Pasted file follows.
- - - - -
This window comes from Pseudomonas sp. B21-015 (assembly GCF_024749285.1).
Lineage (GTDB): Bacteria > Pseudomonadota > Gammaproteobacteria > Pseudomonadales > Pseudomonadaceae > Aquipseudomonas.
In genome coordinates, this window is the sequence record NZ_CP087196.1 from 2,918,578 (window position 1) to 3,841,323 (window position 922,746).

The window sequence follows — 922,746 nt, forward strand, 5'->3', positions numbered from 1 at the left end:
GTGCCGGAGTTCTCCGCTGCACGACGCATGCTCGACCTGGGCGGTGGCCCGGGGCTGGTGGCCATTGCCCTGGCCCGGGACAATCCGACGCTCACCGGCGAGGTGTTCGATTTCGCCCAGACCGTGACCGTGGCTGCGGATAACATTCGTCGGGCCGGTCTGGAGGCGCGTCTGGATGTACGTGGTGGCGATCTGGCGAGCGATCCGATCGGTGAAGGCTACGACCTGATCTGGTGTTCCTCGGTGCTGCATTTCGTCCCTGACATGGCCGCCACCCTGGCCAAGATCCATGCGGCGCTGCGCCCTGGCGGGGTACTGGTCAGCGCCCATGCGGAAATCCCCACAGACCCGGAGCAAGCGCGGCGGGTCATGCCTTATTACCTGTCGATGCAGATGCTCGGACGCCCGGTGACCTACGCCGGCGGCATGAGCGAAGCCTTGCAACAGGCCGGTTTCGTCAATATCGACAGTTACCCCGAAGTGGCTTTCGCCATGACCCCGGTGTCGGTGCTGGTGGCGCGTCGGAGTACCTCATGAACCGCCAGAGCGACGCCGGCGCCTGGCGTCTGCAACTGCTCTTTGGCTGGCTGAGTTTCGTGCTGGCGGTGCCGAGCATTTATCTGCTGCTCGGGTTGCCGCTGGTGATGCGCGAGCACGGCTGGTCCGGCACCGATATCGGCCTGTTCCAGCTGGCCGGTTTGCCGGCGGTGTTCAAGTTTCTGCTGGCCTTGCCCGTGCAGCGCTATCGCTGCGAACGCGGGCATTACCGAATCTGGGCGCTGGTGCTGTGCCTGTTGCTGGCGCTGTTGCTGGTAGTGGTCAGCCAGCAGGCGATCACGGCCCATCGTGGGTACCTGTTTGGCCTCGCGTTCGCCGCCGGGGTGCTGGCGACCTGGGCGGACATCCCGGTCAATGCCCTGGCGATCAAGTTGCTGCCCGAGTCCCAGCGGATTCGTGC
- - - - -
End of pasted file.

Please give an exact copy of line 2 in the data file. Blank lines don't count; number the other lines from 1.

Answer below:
Lineage (GTDB): Bacteria > Pseudomonadota > Gammaproteobacteria > Pseudomonadales > Pseudomonadaceae > Aquipseudomonas.